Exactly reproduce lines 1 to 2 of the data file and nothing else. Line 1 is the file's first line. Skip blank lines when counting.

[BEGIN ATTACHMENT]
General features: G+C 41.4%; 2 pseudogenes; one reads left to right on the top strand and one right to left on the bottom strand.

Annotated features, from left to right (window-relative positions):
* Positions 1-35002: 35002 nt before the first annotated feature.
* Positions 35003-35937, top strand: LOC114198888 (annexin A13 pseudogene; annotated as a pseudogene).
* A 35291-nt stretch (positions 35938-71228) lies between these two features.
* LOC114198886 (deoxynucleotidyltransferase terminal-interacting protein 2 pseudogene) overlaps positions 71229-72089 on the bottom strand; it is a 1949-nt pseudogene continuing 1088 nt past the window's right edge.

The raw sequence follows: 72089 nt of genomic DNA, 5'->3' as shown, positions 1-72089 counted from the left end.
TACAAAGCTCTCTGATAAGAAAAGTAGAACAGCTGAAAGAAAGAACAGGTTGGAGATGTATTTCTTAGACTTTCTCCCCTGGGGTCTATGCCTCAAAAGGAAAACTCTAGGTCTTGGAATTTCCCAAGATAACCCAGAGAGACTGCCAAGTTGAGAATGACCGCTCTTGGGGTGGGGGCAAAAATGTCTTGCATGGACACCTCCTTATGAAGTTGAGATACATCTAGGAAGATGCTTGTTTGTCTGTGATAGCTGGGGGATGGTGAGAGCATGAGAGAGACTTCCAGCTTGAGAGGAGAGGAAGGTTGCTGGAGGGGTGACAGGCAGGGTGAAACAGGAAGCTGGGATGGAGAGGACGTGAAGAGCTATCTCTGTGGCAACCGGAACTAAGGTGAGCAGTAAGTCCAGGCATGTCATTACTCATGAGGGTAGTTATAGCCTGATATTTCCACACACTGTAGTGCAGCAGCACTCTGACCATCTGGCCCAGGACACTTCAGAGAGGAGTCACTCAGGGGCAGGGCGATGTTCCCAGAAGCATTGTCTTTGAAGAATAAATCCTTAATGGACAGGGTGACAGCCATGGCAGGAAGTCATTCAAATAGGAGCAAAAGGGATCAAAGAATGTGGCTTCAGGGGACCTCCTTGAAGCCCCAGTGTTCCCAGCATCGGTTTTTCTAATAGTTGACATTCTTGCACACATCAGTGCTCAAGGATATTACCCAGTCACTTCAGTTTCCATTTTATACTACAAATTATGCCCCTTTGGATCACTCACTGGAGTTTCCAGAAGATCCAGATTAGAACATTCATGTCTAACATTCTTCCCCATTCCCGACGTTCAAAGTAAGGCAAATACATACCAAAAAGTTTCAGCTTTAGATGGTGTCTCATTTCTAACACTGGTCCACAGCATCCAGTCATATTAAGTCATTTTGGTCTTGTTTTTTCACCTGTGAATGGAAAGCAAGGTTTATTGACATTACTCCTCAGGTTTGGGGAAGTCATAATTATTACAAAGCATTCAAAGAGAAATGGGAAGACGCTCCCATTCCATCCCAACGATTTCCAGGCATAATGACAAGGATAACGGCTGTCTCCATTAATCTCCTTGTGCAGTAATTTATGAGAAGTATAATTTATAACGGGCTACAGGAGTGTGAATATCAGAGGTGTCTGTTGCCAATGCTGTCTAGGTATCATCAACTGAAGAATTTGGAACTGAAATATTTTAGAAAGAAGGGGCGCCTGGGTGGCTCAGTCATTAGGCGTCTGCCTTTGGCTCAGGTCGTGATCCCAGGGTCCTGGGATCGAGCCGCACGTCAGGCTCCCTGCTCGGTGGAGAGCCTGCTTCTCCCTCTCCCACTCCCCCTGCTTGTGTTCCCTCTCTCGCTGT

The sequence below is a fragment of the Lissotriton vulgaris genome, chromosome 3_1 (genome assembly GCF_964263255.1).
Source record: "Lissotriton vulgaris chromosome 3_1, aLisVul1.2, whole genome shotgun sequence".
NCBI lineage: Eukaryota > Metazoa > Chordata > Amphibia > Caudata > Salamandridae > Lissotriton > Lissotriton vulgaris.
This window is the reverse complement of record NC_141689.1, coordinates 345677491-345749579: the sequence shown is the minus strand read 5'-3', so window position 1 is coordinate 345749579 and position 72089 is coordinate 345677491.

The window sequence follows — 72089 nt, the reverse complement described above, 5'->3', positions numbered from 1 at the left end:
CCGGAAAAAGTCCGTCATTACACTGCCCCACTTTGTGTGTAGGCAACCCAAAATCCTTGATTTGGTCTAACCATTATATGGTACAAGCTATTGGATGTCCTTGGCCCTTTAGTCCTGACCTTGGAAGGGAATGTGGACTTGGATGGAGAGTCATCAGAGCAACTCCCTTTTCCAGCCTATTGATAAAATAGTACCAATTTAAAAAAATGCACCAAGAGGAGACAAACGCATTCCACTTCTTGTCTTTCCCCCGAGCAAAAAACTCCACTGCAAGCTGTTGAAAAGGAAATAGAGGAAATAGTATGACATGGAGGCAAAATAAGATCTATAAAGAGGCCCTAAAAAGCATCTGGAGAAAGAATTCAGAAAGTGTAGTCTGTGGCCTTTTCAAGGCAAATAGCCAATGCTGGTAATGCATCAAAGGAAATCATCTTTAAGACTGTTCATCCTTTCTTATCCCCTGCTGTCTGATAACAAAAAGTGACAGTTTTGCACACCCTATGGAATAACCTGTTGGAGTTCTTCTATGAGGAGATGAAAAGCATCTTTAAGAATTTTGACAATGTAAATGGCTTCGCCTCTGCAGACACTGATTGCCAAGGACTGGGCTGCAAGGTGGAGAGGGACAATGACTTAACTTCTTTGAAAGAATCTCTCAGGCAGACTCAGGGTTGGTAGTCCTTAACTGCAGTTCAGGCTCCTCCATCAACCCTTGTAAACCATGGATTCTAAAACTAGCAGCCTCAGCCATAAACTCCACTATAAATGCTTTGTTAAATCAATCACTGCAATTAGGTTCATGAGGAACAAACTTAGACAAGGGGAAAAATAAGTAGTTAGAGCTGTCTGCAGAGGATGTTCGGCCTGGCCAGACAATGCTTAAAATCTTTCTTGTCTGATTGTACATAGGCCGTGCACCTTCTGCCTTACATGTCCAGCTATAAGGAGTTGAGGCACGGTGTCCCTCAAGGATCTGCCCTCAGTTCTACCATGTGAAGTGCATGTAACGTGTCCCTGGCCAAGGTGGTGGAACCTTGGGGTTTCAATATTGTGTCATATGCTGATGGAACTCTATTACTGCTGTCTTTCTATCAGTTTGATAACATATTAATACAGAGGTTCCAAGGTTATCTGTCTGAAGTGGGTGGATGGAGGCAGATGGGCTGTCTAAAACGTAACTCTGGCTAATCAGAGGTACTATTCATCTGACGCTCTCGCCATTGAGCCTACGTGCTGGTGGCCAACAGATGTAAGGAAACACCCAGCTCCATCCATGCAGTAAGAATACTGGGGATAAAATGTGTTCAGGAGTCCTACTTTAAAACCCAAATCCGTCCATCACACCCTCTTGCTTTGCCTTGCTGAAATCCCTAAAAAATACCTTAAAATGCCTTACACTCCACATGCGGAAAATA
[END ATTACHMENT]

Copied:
General features: G+C 41.4%; 2 pseudogenes; one reads left to right on the top strand and one right to left on the bottom strand.

Annotated features, from left to right (window-relative positions):